AIM: It is a brilliant way of engaging people and capturing interest – what would you say to encourage other museum networks across the UK to tell their story too?

 EK: No one else is going to do this work on our behalf. I think it really is up to all of us in museums to stand up and make the case for them. I think we have all been a bit too modest in the past and now is the time to use all of the data which museums have been collecting to tell a compelling story about our sector’s impact.

AIM: Storytelling is a powerful way of getting crucial messages across to the wider public and politicians, how can independent museums do this?

EK: Independent museums in particular have a great story to tell– I would hope that, if they haven’t already, every museum in the country is busy contacting their local MP and councillors to set out the impact they have, to explain how they are funded and the great return on investment that they provide. The feedback we have had from our film has been overwhelmingly positive; it has helped to raise the profile of museums with a whole range of people in Cornwall and encouraged a productive dialogue with local decision makers. We learned a lot from the process of putting the film together – we did it in a very short time frame and the company we worked with did a great job. So much so that we are already planning the next one!

AIM: Thanks Emmie, is there anything else you would like to add?

 EK: If any AIM members would like to find out more please contact

Let’s Get Digital

Recently, AIM travelled to Brighton to attend the  ‘Let’s Get Real’ conference produced by  Culture24. The conference was created as a platform to discuss how organisations – and the people in them – can adapt to digital change, and how using different narratives across your digital channels can transform how your organisation is seen by existing and new audiences.

There’s no denying that ‘digital’ has been one of the biggest buzzwords of the past few years, but for many museums, galleries and heritage sites, using digital tools can often feel like yet another task to contend with. Not all AIM members have the capacity, time or manpower to dedicate to digital, so we have rounded up some of the top tips from the  ‘Let’s Get Real’ conference – and added a few of our own – to help you with your digital communications. There is also an AIM Success Guide available to download called ‘Successful Social Media’ for any museum getting to grips with digital communications.


Healthy debate and good tips from the speakers at Let’s Get Real

 What’s Your Story?

The best way to view digital is as handy tool for telling your visitors your ‘story’. As Seb Chan, one of the speakers at Let’s Get real said: “It’s not about how digital we can be, but how human we can be.”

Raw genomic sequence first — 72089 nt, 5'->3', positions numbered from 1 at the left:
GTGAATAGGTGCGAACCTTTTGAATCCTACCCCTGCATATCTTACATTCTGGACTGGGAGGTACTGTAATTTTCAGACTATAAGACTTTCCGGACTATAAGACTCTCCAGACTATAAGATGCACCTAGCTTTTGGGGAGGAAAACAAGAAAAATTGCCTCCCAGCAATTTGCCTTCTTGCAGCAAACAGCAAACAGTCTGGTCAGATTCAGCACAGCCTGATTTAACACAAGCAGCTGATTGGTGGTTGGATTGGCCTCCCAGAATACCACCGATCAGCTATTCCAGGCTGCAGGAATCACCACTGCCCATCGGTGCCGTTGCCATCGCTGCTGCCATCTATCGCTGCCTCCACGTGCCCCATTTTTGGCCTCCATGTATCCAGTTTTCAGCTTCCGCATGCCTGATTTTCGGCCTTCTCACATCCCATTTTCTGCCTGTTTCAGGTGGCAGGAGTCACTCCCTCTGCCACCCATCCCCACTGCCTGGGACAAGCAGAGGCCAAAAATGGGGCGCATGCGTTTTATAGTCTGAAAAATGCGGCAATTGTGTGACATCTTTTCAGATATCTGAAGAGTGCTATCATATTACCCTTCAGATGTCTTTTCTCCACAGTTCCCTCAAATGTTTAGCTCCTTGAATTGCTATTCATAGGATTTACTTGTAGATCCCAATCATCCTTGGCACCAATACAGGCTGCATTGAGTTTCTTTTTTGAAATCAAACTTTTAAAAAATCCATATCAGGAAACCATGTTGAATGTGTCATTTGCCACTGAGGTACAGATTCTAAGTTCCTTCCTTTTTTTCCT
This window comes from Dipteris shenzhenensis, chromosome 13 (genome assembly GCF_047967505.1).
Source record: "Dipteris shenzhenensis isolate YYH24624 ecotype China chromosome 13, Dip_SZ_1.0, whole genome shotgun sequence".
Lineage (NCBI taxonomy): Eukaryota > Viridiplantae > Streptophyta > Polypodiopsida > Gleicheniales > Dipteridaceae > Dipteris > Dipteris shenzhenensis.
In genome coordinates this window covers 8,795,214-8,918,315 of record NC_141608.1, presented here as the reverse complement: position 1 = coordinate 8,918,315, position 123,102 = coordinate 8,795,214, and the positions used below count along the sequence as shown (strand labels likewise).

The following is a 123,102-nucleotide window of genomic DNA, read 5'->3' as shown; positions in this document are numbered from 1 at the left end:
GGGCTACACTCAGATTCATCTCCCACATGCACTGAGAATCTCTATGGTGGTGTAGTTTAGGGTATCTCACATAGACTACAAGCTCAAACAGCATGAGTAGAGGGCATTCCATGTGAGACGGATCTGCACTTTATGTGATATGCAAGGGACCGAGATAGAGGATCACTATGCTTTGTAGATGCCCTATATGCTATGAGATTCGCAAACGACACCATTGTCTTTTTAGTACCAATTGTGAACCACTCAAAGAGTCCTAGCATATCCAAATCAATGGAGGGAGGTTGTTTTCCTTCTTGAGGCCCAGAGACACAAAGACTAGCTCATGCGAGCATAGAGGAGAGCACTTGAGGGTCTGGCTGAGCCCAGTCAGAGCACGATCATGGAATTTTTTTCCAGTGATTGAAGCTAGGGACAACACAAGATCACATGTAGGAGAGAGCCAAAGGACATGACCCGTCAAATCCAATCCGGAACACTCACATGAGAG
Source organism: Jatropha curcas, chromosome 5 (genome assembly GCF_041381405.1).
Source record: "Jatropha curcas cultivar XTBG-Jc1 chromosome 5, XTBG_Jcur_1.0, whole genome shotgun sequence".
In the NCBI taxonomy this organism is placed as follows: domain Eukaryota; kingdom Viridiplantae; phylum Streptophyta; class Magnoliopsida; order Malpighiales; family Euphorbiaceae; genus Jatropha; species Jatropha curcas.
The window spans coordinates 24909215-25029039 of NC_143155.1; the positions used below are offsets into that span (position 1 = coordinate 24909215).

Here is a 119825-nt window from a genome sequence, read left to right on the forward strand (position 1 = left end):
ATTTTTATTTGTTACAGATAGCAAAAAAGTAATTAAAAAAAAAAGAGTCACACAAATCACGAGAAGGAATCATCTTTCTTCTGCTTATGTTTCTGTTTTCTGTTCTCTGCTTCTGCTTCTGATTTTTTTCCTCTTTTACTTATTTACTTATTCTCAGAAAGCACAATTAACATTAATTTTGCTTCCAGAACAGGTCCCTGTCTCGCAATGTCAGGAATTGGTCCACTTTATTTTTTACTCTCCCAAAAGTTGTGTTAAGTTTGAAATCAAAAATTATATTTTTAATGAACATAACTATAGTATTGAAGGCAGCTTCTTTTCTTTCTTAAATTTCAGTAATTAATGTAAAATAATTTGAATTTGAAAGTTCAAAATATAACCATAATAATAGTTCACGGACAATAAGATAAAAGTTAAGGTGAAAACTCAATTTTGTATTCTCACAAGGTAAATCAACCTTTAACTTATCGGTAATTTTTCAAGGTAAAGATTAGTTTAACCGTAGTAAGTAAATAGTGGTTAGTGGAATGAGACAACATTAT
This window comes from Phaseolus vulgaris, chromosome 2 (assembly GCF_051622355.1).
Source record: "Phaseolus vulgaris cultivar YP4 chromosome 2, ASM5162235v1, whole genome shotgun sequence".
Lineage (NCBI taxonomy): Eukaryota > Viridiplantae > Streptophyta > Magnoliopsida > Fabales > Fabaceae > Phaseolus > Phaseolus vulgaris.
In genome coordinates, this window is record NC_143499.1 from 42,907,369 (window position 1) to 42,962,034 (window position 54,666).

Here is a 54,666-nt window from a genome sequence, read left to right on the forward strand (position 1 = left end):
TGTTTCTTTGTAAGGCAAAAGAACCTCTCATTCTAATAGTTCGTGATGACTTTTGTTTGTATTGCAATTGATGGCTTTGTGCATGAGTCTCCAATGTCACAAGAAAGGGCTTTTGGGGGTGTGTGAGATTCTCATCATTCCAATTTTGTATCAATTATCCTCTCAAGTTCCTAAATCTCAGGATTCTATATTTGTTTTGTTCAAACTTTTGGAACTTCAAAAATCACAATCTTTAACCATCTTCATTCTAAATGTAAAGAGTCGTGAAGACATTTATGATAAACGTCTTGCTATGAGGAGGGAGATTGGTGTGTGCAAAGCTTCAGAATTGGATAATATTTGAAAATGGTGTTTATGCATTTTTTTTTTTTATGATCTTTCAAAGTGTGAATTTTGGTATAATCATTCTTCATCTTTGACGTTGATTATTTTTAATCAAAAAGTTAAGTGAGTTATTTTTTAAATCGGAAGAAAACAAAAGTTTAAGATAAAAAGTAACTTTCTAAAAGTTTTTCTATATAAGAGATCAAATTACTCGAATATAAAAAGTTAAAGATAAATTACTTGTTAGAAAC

*Show the ‘behind the scenes’ processes of your museum across your digital channels to intrigue and inform potential visitors. The ‘human aspect’ of a museum is a powerful marketing tool!

*Storytelling that goes beyond your main website content will help to build new relationships with new and existing visitors – what could you put online that you haven’t already?

* Use photos in your online content to help tell your story whenever you can. For example, Research has shown that Tweets with photos get 313% more engagement

*Give your collections database a narrative – include human interest stories and fun facts to make objects come alive.

*Can you use digital bring your collections to life? A great example is the ‘Pen’ at the Cooper Hewitt, Smithsonian Design Museum  which allows visitors to explore the collections and collect their own images which they can then access from home. When launched, 64,040 pens were used in 158 days with a 94% take up and over 1,442,000 works collected.


Involve Everyone                        

*If you are due for a website update, consider using the user friendly ‘Wordpress’ platform so that all members of your team can contribute content. A good example of why this works here.

*Create ‘Photos Allowed’ signs throughout your museum with any guidelines for photography clearly stated – ask visitors to share selfies or interesting shots on your social media. A great example is from The Horniman Museum and Gardens who have created a Pinterest page for  ‘Selfies with the Walrus’

*Give your visitors explicit permission to play, make your interactive experiences social and help your visitors to remember their experience

*Invite staff, volunteers, Trustees and even visitors to contribute blog pieces – everyone will offer a different perspective on your museum.

*Be courteous – everyone likes to be thanked, so don’t be afraid of sharing tweets or thanking your Facebook followers for their comments and likes

*Reward followers – turn followers into fans by offering rewards. This could be money off coupons on Twitter for museum visits or maybe exclusive discounts in your museum shop for Facebook followers.

* Tweet Chats – these are a good way to engage with others and to attract new followers who are interested in your content. Some tips on Tweet Chats here.


The walrus is the star at The Horniman Museum and Gardens

Make Digital Work For You

* Consider using Pinterest to showcase interesting images from your museum or collections to attract new online audiences and actual visitors. You can find some inspiring museum Pinterest accounts here

*Digitise collections in a fun way – the Cooper Hewitt, Smithsonian Design Museum created  ‘The Immersion Room’ which allows visitors to select wallpapers from the Museum’s permanent collection and see them projected on the walls from floor to ceiling.